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Huawei Cybersecurity Center in Brussels. Photo: Emmanuel Dunand/AFP/Getty Images
After dramatic U.S. moves to shut Huawei off from suppliers, the Chinese telecom manufacturer received a 90-day reprieve from the Department of Commerce Monday, placing a question mark over the broader anti-Huawei campaign.
Why it matters: A similar previous U.S.-China trade tussle flipped from confrontation to accommodation, leaving experts and lawmakers wondering what the mercurial Trump administration's endgame with Huawei will be.
The big picture: The Huawei case and last year's ZTE conflict seem to share the same outline: A massive Chinese telecom manufacturer accused by the United States of violating sanctions and participating in espionage gets struck with a ban on U.S. technology exports, only to be saved at the last second.
Driving the news: Last week, Huawei was placed on the Department of Commerce's entity list, requiring U.S. firms wishing to sell or license tech to Huawei to get export licenses most assume will be impossible or at least prohibitively burdensome to obtain.
What's next: "My bet is a ZTE-like resurrection," said James Lewis, senior vice president for the Center for Strategic and International Studies and a former tech policy official, via email.
Meanwhile: At the same time the Trump administration banned U.S. companies from providing goods to Huawei, it also released an executive order declaring a "state of emergency" banning U.S. networks from using telecommunications equipment deemed to be a risk to national security. Most people in the know assume this was aimed specifically at Huawei.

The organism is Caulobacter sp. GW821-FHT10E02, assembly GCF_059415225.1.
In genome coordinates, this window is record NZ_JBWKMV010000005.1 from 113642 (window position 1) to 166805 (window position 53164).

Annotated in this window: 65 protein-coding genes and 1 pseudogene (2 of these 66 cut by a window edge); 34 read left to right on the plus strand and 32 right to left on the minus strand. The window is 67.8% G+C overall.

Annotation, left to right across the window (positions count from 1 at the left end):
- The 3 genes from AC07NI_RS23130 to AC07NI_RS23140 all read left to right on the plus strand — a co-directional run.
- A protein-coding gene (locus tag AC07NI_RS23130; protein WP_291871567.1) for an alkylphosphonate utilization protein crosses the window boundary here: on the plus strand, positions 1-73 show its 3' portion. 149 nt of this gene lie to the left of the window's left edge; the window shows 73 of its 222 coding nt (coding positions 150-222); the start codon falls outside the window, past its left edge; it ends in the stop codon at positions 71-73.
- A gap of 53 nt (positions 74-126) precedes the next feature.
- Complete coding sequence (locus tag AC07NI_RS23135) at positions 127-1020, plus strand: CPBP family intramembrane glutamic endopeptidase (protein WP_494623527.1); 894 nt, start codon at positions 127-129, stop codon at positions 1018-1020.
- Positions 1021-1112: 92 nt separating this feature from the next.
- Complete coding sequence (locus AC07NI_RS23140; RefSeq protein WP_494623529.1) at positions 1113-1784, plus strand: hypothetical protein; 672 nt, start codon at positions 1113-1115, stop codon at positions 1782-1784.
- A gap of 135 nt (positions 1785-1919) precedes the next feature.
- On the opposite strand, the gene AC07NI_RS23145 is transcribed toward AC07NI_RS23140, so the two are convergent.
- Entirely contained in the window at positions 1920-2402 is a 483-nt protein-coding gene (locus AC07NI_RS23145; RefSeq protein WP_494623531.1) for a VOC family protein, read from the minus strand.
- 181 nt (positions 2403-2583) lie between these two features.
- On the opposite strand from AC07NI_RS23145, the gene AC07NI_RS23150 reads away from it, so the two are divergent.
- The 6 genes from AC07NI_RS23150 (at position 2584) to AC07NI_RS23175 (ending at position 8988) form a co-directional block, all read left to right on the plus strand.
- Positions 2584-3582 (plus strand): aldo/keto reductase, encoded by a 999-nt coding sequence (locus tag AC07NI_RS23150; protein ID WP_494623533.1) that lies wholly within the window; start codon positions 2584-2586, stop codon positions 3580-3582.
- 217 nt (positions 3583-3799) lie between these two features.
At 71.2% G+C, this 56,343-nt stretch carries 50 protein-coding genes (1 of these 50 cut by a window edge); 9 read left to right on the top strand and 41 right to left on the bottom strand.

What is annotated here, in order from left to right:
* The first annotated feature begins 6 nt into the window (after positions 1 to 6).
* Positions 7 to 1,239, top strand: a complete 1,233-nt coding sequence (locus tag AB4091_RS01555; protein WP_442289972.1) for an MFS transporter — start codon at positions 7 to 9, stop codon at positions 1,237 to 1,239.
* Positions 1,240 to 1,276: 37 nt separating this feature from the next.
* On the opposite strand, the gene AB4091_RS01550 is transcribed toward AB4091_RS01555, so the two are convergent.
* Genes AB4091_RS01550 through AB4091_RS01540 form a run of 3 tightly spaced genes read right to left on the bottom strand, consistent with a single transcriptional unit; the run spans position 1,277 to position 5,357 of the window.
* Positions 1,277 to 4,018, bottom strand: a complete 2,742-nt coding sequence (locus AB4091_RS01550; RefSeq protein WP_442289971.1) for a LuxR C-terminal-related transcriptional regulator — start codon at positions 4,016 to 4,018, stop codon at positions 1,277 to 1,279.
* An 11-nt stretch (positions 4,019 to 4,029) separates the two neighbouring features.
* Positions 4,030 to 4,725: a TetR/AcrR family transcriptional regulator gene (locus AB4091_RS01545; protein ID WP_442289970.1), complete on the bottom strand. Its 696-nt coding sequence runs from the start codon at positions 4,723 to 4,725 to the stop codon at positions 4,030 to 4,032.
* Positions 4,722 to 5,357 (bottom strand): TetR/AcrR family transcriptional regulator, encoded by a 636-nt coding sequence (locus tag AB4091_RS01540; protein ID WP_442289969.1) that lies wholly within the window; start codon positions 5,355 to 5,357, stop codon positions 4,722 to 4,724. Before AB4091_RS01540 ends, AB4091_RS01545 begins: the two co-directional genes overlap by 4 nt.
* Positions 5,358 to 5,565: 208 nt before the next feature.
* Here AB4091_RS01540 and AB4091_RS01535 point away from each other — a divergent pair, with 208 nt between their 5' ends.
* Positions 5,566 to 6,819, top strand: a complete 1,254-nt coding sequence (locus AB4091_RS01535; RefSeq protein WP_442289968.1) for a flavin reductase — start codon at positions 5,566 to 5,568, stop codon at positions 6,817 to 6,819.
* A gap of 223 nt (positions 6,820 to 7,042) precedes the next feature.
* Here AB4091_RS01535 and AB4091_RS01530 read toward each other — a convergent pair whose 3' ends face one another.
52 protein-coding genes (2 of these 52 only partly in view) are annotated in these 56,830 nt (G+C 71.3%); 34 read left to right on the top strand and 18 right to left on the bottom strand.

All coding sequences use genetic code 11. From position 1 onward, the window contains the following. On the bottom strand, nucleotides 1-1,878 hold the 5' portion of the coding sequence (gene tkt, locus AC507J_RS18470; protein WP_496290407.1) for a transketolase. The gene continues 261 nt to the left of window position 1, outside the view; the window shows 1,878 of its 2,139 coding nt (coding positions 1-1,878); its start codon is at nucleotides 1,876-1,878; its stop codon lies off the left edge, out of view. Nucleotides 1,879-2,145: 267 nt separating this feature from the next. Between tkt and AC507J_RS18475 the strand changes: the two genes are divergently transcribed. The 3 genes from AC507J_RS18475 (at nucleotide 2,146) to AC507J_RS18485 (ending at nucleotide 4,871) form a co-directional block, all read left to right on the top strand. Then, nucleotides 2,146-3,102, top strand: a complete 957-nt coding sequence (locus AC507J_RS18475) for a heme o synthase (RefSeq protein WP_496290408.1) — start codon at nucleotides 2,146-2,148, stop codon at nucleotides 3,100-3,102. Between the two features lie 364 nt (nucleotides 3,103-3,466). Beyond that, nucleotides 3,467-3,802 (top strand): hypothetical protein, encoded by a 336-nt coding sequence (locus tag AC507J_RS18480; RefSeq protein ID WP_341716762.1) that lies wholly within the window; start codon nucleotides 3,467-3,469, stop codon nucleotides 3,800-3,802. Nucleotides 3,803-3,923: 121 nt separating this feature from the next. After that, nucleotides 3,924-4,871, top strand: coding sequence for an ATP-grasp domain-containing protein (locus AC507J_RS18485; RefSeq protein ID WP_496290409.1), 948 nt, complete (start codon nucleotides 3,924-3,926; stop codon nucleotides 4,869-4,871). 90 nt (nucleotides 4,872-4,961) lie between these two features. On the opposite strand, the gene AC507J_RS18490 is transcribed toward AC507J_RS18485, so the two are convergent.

Generally, Huawei is thought to be in a better position to weather a U.S. export ban than ZTE was. But that position may not be as strong as once thought.
The big picture: A leaked memo first reported by BBC shows British chip designer ARM has severed ties with Huawei because its designs contain U.S. intellectual property.
This is a huge deal, because Huawei's ability to make its own chips — one of the key resources the firm has to survive a ban on Qualcomm and Intel chips — is dependent on ARM.
CNEX, a chip startup funded by Microsoft and Dell, accused a Huawei executive of stealing intellectual property in a pre-trial hearing for a lawsuit headed to court in June.
Why it matters: Obviously (see above) it already wasn't the easiest month for Huawei. The Wall Street Journal, which brought the CNEX suit to light, on Wednesday described new allegations from a hearing that took place in April.
According to the Journal:
The border barrier between the U.S. (L) and Mexico. Photo: Mario Tama/Getty Images
Last week, The Daily Beast spurred an outcry when it reported that CISA, the Department of Homeland Security's cybersecurity-protection agency, had requested volunteers to aid the department's efforts at the border.
But, but, but: Although CISA got a total of 20 volunteers from the 3,500-person department, only "one or two" of them focused on cybersecurity, according to CISA director Christopher Krebs, who spoke to reporters after a conference on Wednesday.
The bottom line: The Trump administration's border policy is controversial and has had clear effects on military readiness, commerce and American global leadership. But the impact on Homeland Security's cybersecurity operations appears to be minimal.
Hacktivism — when activist groups like Anonymous use cyber disruption for political means — declined 95% between 2015 and 2018, according to a report by IBM.
Details: There are a variety of reasons for the decline.
IBM notes that attacks are up in 2019 — not up to 2015 levels, but up from 2018 — spurred in part by the arrest of Julian Assange and a campaign against Saudi targets.